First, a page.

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July 5, 2020
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How to Use Exceptions Effectively in Java

  • By Manoj Debnath
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Java Exception is a mechanism to handle abnormal situations that may occur during program execution. Exceptional codes are encompassed within a try...catch block so that, if exception occurs in the course of program flow, it may be tackled programmatically rather than resulting in crashes. This article walks through some concepts, codes, and scenarios to broadly understand how it can be used effectively in Java programs.

Java Exception

The exception handling mechanism of Java is heavily influenced by the work Exception Handling for C++ of Andrew Koenig and Bjarne Stroustrup. The simplest way to realize the real concept behind the existence of the exception handling mechanism in programming languages is to understand 'divide by zero exception'. Simply put, what the program is supposed to do or behave in the course of the code if there is a situation where a number is divided by zero. Note that 'divide by zero' is a well-known mathematical concept which states that when any number is divided by zero, the result is undefined. So, if such a situation occurs in the code, the program is bound to terminate abnormally. But, not so, if there is a way to handle the situation and give the code, say, another chance, an ability to recover or terminate gracefully. Grossly, this is all about the concept of exception handling in Java.

Now, let's try a very rudimentary example to illustrate a 'divide by zero' program without handling any exceptions.

package com.mano.examples;
import java.util.Scanner;
public class Main {
   public static void main(String[] args) {
      do {
         Scanner input = new Scanner(System.in);
         System.out.printf("\nEnter numerator: ");
         int num = input.nextInt();
         System.out.printf("\nEnter denominator: ");
         int denom = input.nextInt();
         int quo = num / denom;
         System.out.printf("\nResult = " + quo);
         System.out.printf("\nDo you want to continue (y/n):");
         String choice = input.next();
         if(!choice.trim().equals("y"))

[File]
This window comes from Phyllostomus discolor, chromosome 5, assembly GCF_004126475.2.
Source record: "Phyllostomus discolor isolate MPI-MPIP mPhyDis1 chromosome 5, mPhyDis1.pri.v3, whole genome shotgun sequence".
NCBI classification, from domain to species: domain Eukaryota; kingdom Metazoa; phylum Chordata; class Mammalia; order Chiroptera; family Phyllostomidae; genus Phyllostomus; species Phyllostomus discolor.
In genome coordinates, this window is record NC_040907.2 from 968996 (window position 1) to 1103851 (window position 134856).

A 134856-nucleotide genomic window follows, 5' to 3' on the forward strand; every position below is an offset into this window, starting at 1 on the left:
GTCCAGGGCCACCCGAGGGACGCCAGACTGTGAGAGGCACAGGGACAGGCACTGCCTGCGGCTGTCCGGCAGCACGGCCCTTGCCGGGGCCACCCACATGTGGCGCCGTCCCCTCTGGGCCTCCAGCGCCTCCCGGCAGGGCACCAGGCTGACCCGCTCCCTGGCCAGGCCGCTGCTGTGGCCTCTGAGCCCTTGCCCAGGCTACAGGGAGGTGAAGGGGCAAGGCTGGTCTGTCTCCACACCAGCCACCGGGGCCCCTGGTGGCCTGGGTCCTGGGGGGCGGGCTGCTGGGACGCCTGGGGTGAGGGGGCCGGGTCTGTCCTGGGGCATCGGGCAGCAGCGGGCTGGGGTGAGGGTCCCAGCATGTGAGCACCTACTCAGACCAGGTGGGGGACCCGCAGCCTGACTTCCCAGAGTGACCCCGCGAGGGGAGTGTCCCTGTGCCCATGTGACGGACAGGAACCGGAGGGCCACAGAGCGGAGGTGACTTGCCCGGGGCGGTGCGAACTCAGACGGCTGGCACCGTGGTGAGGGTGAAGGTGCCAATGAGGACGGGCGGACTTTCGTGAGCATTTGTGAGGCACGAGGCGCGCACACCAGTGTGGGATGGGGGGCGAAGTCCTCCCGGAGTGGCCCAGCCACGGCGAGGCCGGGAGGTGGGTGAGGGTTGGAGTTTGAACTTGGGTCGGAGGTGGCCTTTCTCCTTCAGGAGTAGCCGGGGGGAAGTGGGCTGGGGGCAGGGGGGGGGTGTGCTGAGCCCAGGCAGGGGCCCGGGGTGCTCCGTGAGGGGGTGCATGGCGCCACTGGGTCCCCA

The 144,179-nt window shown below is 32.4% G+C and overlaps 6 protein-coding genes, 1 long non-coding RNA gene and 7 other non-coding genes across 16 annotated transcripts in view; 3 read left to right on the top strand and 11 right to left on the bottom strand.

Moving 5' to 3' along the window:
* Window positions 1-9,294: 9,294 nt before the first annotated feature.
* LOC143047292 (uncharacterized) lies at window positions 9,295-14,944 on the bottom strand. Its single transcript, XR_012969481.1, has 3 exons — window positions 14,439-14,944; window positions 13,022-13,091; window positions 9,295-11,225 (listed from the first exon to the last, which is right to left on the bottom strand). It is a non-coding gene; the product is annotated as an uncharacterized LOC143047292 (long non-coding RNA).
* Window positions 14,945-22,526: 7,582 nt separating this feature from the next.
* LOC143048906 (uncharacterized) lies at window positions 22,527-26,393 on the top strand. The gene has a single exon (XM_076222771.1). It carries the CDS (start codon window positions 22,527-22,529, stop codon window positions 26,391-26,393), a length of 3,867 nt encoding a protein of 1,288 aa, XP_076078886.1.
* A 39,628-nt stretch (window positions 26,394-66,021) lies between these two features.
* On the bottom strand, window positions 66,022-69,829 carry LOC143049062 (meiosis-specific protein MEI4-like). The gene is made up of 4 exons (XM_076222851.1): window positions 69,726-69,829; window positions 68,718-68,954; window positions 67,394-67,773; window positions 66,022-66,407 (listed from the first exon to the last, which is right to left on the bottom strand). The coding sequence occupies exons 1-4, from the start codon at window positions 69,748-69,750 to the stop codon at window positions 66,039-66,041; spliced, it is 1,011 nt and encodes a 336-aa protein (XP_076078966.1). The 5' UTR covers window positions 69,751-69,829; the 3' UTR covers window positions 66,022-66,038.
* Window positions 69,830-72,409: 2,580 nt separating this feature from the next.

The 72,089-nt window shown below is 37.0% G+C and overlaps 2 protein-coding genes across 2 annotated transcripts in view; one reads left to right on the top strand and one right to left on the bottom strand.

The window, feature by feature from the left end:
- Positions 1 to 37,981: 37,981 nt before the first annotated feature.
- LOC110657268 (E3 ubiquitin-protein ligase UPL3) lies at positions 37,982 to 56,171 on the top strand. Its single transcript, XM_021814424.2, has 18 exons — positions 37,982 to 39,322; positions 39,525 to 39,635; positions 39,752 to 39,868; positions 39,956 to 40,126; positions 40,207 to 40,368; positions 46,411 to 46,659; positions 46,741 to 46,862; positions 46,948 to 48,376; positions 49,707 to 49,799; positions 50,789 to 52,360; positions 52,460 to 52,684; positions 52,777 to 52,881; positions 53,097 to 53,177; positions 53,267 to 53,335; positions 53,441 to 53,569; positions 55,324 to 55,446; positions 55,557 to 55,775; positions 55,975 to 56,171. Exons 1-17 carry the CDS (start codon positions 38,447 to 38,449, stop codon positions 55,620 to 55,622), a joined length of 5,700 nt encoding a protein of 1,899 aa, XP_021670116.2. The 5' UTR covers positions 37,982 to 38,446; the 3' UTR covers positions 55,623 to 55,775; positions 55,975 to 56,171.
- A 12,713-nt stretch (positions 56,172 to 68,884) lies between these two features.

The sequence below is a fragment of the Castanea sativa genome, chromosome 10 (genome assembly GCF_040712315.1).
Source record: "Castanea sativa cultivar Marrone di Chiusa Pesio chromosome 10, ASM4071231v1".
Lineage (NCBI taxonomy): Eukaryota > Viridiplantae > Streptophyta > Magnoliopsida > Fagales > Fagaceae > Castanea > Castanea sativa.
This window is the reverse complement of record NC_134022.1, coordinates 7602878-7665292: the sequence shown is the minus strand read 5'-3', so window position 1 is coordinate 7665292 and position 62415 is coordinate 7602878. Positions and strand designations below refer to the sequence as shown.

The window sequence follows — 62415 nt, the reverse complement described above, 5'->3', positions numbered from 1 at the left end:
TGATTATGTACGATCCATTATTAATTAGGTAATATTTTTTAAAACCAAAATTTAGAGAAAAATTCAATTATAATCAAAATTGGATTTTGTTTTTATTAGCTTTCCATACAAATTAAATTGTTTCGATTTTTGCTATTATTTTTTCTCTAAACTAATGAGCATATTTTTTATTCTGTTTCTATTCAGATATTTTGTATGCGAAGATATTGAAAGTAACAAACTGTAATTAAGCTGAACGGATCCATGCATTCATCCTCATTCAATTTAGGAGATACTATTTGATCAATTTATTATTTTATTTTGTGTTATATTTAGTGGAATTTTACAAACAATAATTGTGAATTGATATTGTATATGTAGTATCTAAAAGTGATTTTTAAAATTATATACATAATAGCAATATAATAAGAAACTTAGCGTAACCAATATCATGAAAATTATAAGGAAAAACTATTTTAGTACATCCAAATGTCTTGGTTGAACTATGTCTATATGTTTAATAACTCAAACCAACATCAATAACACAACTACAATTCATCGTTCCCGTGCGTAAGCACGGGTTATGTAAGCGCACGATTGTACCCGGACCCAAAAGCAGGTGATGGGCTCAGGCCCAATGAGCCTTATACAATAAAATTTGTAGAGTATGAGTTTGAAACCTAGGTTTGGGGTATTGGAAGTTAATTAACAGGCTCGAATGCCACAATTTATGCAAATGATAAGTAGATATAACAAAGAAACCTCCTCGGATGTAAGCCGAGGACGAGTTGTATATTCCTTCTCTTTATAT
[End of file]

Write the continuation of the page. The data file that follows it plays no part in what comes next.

break;
      }while(true);
   }
}

The output is as follows:

Enter numerator:
10
Enter denominator:
0
Exception in thread "main" java.lang.ArithmeticException: / by zero
   at com.mano.examples.Main.main(Main.java:15)

As we execute the program and give an input value of 0 as the denominator, the program terminates abnormally with ArithmeticException. The ArithmeticException is an extension of RuntimeException thrown when an exceptional arithmetic condition occurs; as we can see in our case, we tried to divide a number by zero. There are many such exception classes to take care of exceptional situations in Java program, ArithmeticException is just one among them for that specific purpose.

Now, the question is: Can we improve the code and give it another chance to execute? The answer is yes, we can do so by appropriately handling the exception.

package com.mano.examples;
import java.util.InputMismatchException;
import java.util.Scanner;
public class Main {
   public static void main(String[] args) {
      do {
         Scanner input = new Scanner(System.in);
         try {
            System.out.printf("\nEnter numerator: ");
            int num = input.nextInt();
            System.out.printf("\nEnter denominator: ");
            int denom = input.nextInt();
            int quo = num / denom;
            System.out.printf("\nResult = " + quo);
         }catch (InputMismatchException ex1){
            System.err.println("Sorry, input does not match.
               Try again.");
            input.nextLine();